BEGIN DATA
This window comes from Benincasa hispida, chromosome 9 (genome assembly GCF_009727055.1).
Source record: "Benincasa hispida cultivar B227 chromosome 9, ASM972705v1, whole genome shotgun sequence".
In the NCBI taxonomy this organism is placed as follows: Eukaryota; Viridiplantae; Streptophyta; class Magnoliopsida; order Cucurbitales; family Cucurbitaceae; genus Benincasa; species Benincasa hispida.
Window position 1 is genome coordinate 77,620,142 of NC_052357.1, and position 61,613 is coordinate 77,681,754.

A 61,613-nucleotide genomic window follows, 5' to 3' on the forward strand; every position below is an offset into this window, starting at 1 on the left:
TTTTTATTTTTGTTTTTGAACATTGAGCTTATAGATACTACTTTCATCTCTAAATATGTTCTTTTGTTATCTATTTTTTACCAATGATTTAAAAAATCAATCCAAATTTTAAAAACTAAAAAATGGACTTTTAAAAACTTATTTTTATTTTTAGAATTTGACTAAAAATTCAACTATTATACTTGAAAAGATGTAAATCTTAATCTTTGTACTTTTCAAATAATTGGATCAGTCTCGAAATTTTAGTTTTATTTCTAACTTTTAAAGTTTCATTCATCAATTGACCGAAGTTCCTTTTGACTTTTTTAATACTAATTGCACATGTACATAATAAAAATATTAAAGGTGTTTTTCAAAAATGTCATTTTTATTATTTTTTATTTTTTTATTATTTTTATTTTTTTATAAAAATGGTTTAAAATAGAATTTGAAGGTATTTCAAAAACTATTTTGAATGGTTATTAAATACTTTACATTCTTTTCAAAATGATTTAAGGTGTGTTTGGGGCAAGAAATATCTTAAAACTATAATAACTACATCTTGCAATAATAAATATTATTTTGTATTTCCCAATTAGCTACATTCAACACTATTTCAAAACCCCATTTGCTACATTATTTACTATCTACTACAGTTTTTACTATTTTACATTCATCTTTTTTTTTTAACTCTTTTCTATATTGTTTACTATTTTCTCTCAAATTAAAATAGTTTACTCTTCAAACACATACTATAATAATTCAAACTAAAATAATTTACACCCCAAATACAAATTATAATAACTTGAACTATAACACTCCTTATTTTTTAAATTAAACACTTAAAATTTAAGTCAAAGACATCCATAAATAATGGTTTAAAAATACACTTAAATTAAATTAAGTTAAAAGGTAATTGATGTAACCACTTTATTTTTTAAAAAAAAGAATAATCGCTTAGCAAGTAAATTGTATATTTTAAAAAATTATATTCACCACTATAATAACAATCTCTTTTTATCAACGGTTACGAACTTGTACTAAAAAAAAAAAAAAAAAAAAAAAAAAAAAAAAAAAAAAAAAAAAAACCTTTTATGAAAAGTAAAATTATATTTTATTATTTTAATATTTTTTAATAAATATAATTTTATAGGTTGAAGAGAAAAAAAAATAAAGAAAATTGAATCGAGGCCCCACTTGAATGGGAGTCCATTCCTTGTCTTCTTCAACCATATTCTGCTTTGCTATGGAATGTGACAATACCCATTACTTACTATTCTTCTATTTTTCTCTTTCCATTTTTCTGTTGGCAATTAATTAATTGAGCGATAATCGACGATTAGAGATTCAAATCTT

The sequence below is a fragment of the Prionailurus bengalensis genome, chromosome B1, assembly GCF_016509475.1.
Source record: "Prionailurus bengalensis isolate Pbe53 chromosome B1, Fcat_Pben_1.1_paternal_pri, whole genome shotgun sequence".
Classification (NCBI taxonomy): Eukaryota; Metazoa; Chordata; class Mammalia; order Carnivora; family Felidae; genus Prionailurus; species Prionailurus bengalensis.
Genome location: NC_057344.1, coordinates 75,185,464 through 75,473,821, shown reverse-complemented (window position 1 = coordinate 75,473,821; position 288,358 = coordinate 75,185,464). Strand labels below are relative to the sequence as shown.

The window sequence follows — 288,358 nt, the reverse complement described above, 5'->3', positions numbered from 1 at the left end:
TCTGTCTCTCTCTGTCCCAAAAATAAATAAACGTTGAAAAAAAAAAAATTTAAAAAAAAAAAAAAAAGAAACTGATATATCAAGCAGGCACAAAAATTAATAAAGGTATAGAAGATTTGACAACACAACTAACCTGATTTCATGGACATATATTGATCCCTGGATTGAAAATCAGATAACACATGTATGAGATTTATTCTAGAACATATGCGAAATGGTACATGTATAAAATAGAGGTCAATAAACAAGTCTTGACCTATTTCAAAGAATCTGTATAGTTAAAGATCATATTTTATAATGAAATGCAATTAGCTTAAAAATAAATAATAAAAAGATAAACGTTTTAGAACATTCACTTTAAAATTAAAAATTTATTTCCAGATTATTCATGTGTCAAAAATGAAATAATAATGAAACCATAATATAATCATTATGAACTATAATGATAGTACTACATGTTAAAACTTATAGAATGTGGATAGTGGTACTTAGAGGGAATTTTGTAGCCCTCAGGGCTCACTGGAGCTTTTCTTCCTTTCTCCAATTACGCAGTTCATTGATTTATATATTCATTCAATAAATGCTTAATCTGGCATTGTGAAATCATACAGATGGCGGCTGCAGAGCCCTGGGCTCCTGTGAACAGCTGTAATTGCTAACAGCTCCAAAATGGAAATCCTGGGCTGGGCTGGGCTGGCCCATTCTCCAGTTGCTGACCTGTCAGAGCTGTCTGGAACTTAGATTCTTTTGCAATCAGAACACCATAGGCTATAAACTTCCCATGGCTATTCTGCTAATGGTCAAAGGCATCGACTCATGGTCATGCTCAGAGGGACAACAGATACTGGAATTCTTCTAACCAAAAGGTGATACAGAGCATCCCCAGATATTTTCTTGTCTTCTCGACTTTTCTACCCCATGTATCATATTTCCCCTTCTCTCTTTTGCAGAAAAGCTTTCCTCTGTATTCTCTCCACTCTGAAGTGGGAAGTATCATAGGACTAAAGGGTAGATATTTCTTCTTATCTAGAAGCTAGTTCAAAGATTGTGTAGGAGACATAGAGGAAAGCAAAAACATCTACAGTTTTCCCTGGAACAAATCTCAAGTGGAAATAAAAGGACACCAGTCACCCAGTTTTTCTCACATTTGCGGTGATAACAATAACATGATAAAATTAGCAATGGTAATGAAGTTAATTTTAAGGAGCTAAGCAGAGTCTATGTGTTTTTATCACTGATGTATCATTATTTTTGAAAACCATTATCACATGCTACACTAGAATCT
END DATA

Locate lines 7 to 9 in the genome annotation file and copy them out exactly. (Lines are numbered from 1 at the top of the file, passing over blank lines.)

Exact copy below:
The sequence below is a fragment of the Prionailurus bengalensis genome, chromosome B1, assembly GCF_016509475.1.
Source record: "Prionailurus bengalensis isolate Pbe53 chromosome B1, Fcat_Pben_1.1_paternal_pri, whole genome shotgun sequence".
Classification (NCBI taxonomy): Eukaryota; Metazoa; Chordata; class Mammalia; order Carnivora; family Felidae; genus Prionailurus; species Prionailurus bengalensis.